Christian Amanpour and Severe Messaging: Interviewing Gideon Saar Vs. Javad Zarif

When Israeli politician Gideon Saar last month told CNN’s Christian Amanpour that Israel would like to help Palestinians obtain the coronavirus vaccine after it takes care of its own citizens, the outraged journalist chided him: “that’s a pretty severe message to the Palestinians.”

In contrast, when she sat down yesterday with Iranian Foreign Minister Javad Zarif during a critical period in which Iran is ratcheting up its flagrant violations of the nuclear deal and acting belligerently in the region as President Joe Biden maps out his course with respect to Iran, Amanpour delicately avoided calling Iran out for any “severe messaging.”

While her softball interview with Zarif was marked by the foreign minister’s uninterrupted minutes-long monologues about supposed Iranian compliance with the Joint Comprehensive Plan of Action (JCPOA) deal and friendly neighborly intentions, last month’s cross-examination of Saar was characterized by Amanpour’s hostile, bulldog response as the Israeli politician disputed her fallacious assertion that Israeli is legally responsible for providing West Bank and Gaza Strip Palestinians with the covid-19 vaccine.

In her combative Jan. 14 questioning of Saar, Amanpour fabricated that the Oslo Accords require Israel to provide Palestinians in the West Bank and Gaza Strip with the vaccine, repeatedly interrupted her interviewee, talked over him, accused him of delivering “a pretty severe message to the Palestinians,” and cut him off when he started to point out that vast Palestinian Authority payments to convicted terrorists and their families belie the notion that the Palestinian government can’t afford the vaccine.

 

In contrast, some two weeks later, when she sat down with Iran’s foreign minister, Amanpour patiently waited for him to finish multiple minutes long factually-challenged speeches (0:44 to 4:06; 6:09 to 8:32), and politely followed up with tepid questions about only some of his fictions. Among Zarif’s fantastical claims, detached from reality, is the assertion that Iran has complied with the nuclear deal. He stated:

… Iran used the mechanisms in the nuclear agreement in order to limit its cooperation. If you read paragraph 36, we acted in strict accordance with the — with the nuclear agreement.

The International Atomic Energy Agency, charged with monitoring Iran’s compliance with the deal, has said otherwise. As reported in Defense News (“UN agency says Iran is violating all restrictions of nuclear deal,” June 5, 2020):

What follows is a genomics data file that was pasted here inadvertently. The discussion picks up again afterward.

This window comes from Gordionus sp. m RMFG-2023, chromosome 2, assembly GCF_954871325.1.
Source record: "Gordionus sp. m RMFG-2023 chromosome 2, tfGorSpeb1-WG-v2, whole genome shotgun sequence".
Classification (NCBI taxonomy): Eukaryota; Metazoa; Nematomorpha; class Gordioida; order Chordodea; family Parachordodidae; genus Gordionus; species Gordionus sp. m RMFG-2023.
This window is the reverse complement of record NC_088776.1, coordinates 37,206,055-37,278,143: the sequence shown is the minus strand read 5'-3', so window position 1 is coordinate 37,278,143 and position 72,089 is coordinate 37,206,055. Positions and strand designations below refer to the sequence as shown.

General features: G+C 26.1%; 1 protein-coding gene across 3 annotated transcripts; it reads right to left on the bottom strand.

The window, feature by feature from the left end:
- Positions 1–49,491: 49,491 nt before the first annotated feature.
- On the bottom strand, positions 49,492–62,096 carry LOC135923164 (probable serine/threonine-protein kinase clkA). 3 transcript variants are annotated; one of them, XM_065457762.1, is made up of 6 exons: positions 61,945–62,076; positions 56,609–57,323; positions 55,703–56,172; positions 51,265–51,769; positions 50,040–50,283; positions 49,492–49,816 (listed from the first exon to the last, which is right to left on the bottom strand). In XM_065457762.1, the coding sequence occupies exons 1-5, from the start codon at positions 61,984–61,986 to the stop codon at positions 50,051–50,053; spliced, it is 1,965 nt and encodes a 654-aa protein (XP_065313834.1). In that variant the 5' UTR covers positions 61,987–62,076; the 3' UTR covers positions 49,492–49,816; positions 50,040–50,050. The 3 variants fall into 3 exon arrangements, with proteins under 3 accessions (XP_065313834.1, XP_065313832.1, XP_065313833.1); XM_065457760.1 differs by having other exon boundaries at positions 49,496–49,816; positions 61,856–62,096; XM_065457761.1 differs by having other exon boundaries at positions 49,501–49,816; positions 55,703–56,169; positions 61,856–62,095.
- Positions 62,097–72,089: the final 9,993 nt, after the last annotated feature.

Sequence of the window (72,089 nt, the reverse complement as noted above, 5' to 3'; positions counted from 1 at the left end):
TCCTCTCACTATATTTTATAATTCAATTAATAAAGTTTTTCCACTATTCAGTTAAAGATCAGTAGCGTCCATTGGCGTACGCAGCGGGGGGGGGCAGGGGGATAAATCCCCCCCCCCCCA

Iran has continued to increase its stockpiles of enriched uranium and remains in violation of its deal with world powers, the United Nations’ atomic watchdog said Friday.

The International Atomic Energy Agency reported the finding in a confidential document distributed to member countries and seen by The Associated Press.

The agency said that as of May 20, Iran’s total stockpile of low-enriched uranium amounted to 1,571.6 kilograms (1.73 tons), up from 1,020.9 kilograms (1.1 tons) on Feb. 19.

Iran signed the nuclear deal in 2015 with the United States, Germany, France, Britain, China and Russia. Known as the Joint Comprehensive Plan of Action, or JCPOA, it allows Iran only to keep a stockpile of 202.8 kilograms (447 pounds).

The U.S. unilaterally pulled out of the deal in 2018.

The IAEA reported that Iran has also been continuing to enrich uranium to a purity of 4.5 percent, higher than the 3.67 percent allowed under the JCPOA. It is also above the pact’s limitations on heavy water. …

It is now in violation of all restrictions outlined by the JCPOA.

In response to Zarif’s insistence on Iranian compliance, Amanpour displayed none of the hostility with which she regaled Saar. Instead, once Zarif finished airing multiple points, Amanpour delicately returned to the issue of uranium enrichment and compliance with the JCPOA, gently prodding: “So, I want to ask you, specifically on that issues of what you have been doing, you say under the terms of the agreement, since the U.S. pulled out, but I want to you to respond to what the secretary of state has said about the specific issue.”

Reacting to the clip of Secretary of State Anthony Blinken stating that “Iran is out of compliance on a number of fronts,” Zarif delivered a lengthy answer, insisting: “Clearly, actions that Iran takes have always been monitored and verified by the IAEA. And we have shown that we fulfill our our promises. . . . ” Then, apparently contradicting himself, he added: “If we are away from the strict limitations of the nuclear agreement, it’s because the United States tried to impose a full economic war on Iran. Now, it stops that, we will go back into full compliance.” Amanpour did not call him out on the contradiction.